Parsons said he would stop running them when they stopped creating those sales increases.

Well, Parsons has since stepped down from his leadership role at GoDaddy.  Though he’s still on the board and holds about 28% of outstanding shares, he’s not involved with their Super Bowl ad campaigns.

And so, from what I can tell, GoDaddy isn’t even running a Super Bowl ad this year.

And that’s probably good, because…

It takes a special kind of ad to make Super Bowl advertising profitable…

Like most of what comes out of mainstream, Madison Avenue-type ad agencies (even in our digital era), most Super Bowl advertising is trash.

And I’m not talking raunchy trash, like a lot of folks think of the GoDaddy ads.

Rather, I’m talking “you might as well throw your money in the trash because your dumb ad isn’t going to actually work to drive business results.”

You see, like or loathe the “sex sells” tactics, Parsons understood one thing.

For advertising to work, you have to get people’s attention, present your offer, and get them to take action.

Most mainstream ads — especially on Super Bowl Sunday — really just focus on getting attention.  Mostly, attention for the ad agency who made the ads — so they can win a big awards, and collect their 15% cut of the multi-million dollar media buy.

Given the task of actually creating business results, most advertisers would be thrown over the coals for running the ads that we’ll see this Sunday.

It’s even become a joke that’s made its way into the ads!

In a moment, I’m going to give you a YouTube link to the Adobe Marketing Cloud video that’s going to run during the big game.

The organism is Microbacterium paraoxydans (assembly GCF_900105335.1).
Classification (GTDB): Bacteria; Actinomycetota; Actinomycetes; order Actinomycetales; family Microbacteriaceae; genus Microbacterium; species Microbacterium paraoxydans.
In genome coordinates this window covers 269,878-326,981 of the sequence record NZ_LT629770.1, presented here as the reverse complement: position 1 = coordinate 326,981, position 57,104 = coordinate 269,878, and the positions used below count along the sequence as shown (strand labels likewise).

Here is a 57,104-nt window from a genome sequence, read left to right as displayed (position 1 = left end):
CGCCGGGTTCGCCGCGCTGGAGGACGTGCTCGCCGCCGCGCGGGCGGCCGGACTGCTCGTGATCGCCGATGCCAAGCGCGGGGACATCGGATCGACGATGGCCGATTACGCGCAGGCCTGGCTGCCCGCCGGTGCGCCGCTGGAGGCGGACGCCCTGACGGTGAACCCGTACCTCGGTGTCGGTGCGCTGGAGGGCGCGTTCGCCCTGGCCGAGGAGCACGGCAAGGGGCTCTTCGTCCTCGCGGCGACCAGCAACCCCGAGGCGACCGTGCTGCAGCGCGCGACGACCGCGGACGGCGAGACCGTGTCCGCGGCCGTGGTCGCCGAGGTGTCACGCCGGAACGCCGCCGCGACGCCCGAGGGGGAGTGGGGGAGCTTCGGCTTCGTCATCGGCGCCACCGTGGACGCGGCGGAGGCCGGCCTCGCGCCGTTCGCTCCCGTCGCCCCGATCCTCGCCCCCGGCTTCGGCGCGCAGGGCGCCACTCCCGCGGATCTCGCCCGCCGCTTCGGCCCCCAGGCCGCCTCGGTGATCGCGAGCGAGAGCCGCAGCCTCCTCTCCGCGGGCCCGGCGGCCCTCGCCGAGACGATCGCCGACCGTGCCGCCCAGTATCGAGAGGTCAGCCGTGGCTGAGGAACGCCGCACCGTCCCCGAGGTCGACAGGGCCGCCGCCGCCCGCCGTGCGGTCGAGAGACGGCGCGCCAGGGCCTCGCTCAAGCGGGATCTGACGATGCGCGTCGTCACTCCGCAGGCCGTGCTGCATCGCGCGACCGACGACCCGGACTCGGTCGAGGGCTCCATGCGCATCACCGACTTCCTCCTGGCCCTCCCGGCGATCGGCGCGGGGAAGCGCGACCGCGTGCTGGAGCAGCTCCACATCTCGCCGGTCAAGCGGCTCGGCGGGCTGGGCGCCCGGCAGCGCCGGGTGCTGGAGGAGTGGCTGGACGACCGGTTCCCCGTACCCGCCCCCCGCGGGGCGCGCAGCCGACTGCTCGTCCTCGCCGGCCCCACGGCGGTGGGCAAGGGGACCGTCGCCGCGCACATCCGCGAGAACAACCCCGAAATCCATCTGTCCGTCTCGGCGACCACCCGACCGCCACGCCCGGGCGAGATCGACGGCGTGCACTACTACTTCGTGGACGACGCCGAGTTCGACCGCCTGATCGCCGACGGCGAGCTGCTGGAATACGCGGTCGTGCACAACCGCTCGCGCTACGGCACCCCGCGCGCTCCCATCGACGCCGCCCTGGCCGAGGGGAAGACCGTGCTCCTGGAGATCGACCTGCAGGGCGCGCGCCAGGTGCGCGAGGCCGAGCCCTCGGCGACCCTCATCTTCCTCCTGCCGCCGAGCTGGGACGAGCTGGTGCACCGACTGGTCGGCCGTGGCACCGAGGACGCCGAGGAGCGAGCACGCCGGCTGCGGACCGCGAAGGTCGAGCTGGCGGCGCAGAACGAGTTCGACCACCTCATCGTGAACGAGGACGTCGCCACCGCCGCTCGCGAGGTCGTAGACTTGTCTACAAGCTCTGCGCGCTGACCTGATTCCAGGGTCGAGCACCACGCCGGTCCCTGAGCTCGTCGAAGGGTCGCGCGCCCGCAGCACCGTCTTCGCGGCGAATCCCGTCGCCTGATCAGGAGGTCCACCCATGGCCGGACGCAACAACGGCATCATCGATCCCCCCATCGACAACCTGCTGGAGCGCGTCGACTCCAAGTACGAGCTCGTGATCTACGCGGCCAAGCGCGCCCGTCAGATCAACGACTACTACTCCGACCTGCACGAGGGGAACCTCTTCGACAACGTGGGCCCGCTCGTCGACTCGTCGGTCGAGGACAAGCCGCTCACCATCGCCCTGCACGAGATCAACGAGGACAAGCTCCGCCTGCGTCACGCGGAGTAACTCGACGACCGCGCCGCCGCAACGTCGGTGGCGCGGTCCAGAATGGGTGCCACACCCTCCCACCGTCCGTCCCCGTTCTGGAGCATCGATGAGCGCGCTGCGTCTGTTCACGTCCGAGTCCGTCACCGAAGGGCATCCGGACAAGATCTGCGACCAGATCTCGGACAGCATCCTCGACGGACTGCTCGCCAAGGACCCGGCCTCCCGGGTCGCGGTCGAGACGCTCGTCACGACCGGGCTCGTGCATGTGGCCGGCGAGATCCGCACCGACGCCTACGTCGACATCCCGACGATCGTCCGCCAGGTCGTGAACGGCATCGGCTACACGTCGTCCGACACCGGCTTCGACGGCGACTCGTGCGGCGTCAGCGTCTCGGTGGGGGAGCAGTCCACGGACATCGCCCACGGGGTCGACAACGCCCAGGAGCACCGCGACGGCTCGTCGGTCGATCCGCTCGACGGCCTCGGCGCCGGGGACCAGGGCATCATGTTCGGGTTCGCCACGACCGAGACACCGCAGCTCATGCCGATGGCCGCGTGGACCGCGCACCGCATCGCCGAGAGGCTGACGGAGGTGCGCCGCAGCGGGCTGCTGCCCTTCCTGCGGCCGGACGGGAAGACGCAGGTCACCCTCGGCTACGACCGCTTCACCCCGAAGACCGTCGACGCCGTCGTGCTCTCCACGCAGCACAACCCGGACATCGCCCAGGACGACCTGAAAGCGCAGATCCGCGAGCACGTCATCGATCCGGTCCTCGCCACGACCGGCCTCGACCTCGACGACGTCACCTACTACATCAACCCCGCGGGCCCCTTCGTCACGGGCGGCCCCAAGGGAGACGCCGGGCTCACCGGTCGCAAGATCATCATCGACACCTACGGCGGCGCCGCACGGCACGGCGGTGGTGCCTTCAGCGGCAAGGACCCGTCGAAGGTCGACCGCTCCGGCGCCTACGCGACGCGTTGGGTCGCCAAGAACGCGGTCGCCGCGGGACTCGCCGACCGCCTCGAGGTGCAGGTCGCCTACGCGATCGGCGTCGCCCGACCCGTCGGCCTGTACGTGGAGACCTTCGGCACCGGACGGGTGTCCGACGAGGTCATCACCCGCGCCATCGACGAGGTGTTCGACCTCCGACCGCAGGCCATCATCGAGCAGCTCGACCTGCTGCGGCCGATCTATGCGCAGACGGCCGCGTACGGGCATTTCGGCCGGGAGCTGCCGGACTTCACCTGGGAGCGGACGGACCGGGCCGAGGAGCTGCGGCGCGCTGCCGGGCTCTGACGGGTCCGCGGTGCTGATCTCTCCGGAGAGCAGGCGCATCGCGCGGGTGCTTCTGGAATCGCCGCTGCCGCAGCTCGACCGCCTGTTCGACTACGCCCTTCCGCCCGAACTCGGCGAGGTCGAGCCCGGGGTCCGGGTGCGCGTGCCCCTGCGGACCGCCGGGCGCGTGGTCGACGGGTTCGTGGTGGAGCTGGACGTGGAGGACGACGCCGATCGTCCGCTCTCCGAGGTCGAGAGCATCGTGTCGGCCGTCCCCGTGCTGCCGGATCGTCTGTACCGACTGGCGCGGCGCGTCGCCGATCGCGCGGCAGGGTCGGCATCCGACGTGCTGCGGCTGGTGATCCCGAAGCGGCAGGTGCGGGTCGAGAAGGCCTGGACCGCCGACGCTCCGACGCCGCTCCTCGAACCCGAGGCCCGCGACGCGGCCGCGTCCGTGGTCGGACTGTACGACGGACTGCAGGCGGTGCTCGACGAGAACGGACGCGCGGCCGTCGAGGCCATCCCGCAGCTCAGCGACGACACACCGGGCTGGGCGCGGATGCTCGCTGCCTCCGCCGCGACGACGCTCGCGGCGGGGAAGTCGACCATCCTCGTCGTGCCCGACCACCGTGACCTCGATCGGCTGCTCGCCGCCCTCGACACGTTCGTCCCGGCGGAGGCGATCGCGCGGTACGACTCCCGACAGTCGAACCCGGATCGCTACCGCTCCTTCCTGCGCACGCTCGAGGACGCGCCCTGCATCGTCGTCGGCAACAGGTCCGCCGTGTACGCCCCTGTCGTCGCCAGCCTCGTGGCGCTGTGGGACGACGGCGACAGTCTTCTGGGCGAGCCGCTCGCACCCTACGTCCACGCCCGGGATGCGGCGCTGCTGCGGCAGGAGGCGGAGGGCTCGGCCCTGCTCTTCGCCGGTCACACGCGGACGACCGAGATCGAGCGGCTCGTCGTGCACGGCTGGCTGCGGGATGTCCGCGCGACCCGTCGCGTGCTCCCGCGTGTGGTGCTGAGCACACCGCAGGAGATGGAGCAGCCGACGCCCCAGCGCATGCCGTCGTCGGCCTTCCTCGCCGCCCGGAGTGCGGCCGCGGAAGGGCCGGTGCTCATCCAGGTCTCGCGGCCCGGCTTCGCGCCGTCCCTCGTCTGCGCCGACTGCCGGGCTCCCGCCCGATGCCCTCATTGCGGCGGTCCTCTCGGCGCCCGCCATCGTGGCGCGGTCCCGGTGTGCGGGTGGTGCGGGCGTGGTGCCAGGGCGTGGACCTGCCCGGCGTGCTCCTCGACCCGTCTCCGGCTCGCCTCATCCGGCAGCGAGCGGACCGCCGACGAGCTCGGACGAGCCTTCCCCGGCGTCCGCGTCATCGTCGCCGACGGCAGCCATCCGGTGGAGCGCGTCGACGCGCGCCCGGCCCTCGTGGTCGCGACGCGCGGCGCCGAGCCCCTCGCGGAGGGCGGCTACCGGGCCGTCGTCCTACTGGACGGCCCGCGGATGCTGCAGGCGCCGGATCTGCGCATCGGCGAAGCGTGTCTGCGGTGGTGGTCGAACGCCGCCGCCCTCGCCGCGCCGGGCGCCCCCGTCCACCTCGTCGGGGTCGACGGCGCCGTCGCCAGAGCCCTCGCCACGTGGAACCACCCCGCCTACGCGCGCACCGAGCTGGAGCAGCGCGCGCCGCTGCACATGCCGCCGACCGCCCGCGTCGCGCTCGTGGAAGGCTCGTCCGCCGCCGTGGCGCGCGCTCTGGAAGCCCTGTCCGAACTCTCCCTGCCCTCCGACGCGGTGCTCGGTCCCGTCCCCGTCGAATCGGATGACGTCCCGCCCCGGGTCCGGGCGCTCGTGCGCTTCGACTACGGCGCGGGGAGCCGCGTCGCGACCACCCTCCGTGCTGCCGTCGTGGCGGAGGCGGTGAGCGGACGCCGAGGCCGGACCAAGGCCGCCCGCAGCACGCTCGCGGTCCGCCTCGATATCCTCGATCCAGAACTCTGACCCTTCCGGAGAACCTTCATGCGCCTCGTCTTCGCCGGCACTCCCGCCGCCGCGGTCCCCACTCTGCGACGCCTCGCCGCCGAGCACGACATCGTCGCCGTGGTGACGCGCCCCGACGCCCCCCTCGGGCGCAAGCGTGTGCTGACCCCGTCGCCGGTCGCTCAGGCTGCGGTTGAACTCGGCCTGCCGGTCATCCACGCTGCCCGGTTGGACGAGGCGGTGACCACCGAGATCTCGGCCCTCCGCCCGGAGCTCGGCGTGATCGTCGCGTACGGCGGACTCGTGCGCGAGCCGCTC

It does a perfect job of dramatizing the kind of stupid bets that advertisers are making on 30- and 60-second spots.

And yet, it also fails on something you’d think they should get right.

Click here to watch the Adobe Super Bowl ad on YouTube.

So…

Did you catch it?

What did they do wrong?

No clear call to action?  No clear next step to take to learn more, if you’re a qualified prospect?  In fact, not even a URL to go to.

Again, you’d think they know better.

And maybe, because Adobe is so big, this will still pay off for them.  There gets to be a point where your brand is already so big that branding ads do work.

But for a platform that’s designed to track the performance of your ads and marketing campaigns, you’d think someone would raise their hand and say, “Shouldn’t we be tracking responses to this?”

Once upon a time, I was deluded into thinking that Super Bowl ads were the pinnacle of advertising…

Until we discover direct response, I believe most of us believe this myth.

And some ads will likely pay off.

But I’ve got a good hunch that most Super Bowl advertisers are going to be feeling a lot like that gambler by the time Monday rolls around.

$4 million sunk on a bad bet, with nothing to show for it in terms of real, measurable results.

Thankfully, you and me, we know better!

Have a good and safe weekend.

Yours for bigger breakthroughs,

Roy Furr